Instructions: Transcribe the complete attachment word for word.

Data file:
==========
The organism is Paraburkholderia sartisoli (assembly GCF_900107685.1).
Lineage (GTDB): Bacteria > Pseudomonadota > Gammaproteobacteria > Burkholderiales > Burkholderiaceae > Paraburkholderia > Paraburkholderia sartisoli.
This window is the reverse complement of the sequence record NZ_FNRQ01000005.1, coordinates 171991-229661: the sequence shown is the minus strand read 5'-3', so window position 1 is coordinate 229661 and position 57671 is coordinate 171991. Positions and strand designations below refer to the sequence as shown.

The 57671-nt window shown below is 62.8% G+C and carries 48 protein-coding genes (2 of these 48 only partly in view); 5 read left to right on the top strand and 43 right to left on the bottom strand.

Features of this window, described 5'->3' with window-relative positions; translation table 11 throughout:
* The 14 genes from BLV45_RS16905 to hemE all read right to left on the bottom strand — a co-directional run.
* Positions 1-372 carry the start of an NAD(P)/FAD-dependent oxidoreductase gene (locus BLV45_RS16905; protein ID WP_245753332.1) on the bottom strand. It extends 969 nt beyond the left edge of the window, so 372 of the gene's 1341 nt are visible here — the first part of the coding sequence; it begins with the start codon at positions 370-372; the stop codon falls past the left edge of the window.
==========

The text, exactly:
The organism is Paraburkholderia sartisoli (assembly GCF_900107685.1).
Lineage (GTDB): Bacteria > Pseudomonadota > Gammaproteobacteria > Burkholderiales > Burkholderiaceae > Paraburkholderia > Paraburkholderia sartisoli.
This window is the reverse complement of the sequence record NZ_FNRQ01000005.1, coordinates 171991-229661: the sequence shown is the minus strand read 5'-3', so window position 1 is coordinate 229661 and position 57671 is coordinate 171991. Positions and strand designations below refer to the sequence as shown.

The 57671-nt window shown below is 62.8% G+C and carries 48 protein-coding genes (2 of these 48 only partly in view); 5 read left to right on the top strand and 43 right to left on the bottom strand.

Features of this window, described 5'->3' with window-relative positions; translation table 11 throughout:
* The 14 genes from BLV45_RS16905 to hemE all read right to left on the bottom strand — a co-directional run.
* Positions 1-372 carry the start of an NAD(P)/FAD-dependent oxidoreductase gene (locus BLV45_RS16905; protein ID WP_245753332.1) on the bottom strand. It extends 969 nt beyond the left edge of the window, so 372 of the gene's 1341 nt are visible here — the first part of the coding sequence; it begins with the start codon at positions 370-372; the stop codon falls past the left edge of the window.